Planning gain supplement is attacked as ‘unworkable’, while PPS3 revives controversy over council powers
The government has walked into a storm of protests from the industry over housebuilding plans outlined in this week’s pre-Budget report.
Chancellor Gordon Brown has proposed a string of measures in response to last year’s Barker review of housing supply to raise the volume of new housing from 150,000 homes a year to 200,000. These include the new planning gain supplement, changes to the way local councils plan new housing and attempts to further encourage building on brownfield land.
Yet the industry has warned that the government’s housing supply reforms are not far-reaching enough to deliver the extra homes and has attacked measures such as the PGS, which will tax the rise in land value after a site wins planning permission, as unworkable.
The PGS will be out to consultation for three months, and Brown has said that it would not be brought in until 2008 at the earliest. Yet observers fear that it will actually cause housebuilding to slow down because landowners will hang on to land that would be taxed and wait for a change of policy or government.
Alan Cherry, chairman of Countryside Properties, said plans to tax the uplift in land value would be counterproductive as it would apparently be paid to central government and those who pay would have no say in how it was spent.
He said: “When it comes to housing in the UK, the government is standing at a crossroads. On this issue of development tax, they have turned the wrong way. Any form of development tax will have a negative impact. It will not improve the supply of housing at a time when we should be doing so.”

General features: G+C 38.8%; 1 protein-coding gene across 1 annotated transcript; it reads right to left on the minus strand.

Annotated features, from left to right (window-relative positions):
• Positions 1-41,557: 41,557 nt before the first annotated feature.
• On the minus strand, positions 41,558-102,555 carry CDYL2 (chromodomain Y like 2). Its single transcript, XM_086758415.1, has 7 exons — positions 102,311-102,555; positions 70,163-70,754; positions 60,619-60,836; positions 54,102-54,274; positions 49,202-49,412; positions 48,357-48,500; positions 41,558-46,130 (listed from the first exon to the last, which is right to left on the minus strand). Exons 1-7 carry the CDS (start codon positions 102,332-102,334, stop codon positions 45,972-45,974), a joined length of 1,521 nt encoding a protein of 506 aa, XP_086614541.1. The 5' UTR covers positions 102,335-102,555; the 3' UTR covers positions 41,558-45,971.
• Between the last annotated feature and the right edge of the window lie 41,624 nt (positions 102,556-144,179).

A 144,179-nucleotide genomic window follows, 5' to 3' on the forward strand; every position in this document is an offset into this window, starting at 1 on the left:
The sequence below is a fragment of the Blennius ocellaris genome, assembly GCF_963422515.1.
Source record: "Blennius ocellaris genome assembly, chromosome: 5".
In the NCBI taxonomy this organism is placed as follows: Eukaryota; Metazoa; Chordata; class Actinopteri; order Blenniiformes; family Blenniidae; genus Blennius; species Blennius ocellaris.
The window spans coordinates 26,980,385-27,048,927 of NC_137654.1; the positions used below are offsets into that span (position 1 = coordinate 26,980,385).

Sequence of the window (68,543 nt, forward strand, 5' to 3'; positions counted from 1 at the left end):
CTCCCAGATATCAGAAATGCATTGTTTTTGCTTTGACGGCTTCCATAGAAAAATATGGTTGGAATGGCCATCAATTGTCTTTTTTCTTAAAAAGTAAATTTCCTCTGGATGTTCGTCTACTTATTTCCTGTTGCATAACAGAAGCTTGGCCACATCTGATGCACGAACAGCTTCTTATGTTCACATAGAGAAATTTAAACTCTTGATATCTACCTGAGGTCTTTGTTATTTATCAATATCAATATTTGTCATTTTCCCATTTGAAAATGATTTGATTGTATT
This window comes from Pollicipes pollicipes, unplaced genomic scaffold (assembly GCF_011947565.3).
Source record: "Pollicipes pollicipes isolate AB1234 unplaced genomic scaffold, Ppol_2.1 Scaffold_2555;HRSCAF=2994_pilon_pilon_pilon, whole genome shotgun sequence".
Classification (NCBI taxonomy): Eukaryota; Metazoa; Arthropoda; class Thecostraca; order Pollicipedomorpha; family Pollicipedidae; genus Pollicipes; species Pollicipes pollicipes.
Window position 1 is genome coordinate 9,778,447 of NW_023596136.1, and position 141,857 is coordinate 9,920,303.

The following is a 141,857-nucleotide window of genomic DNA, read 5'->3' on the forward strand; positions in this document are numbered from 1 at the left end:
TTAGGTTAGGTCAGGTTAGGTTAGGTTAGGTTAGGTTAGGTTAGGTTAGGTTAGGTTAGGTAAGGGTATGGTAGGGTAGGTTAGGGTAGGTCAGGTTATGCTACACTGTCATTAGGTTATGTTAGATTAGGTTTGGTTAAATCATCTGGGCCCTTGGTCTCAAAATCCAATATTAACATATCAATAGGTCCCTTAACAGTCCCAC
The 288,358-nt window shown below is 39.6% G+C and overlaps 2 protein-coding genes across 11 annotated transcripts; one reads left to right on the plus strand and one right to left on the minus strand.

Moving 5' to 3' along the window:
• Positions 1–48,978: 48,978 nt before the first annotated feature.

Jasper Masters, a director at property firm CB Richard Ellis, agreed that the PGS could stifle development. He said: “Development margins in the industry are generally getting tighter while land values and construction cost inflation are continuing to rise. This means that certain pockets of developable land, which would already be marginal, may not be brought forward, going against the grain of government policy.”
The concern came as PPS3, the planning policy statement released this week that has replaced PPG3, sparked industry anger by reviving moves to allow councils to dictate the balance of dwellings in schemes, including the type of affordable housing that developers provide.
Keith Hill, former planning minister, withdrew similar proposals in the run-up to the general election after a letter-writing campaign by the chief executives of the UK’s leading housebuilders. Hill’s proposals were described by one housebuilding source at the time as a “nationalisation” of the industry.
Barry Stephens, National Federation of Builders chief executive, said: “Attempting to regulate the private sector in this way will fatally slow down delivery of houses and will reduce the willingness of the private sector to invest – particularly if they are directed to build the wrong sort of houses for the market.”
PPS3 also increases the minimum density of housing developments in city centre, urban and suburban areas, above the 30 dwellings per ha figure contained in PPG3. In predominantly residential suburban areas, new schemes will have to be built at a range of 35-55 dwellings per ha, and in inner city areas developers will be expected to supply 40-75 dwellings per ha.
The statement also withdraws proposals, mooted by ministers during the summer, that local authorities should be forced to release extra land when the house prices become unaffordable for people on below-average incomes.
It does say, however, that authorities will be prevented from phasing the release of development land, except in areas of acute market weakness.
Ministers have also moved forward with Kate Barker’s recommendation that councils should be obliged to keep a five-year land supply on tap. The planning statement says that authorities will have to be more effective in delivering brownfield sites for development.
Roger Humber, former House Builders Federation chief executive, said the package would further frustrate efforts to increase supply.
He said: “It makes the delivery of additional land even more unlikely. These proposals will increase the flight of capital from the industry, dismaying small and medium-sized housebuilders and consolidating more of the industry into those small number of hands that are capable of paying the price of remaining in the game.”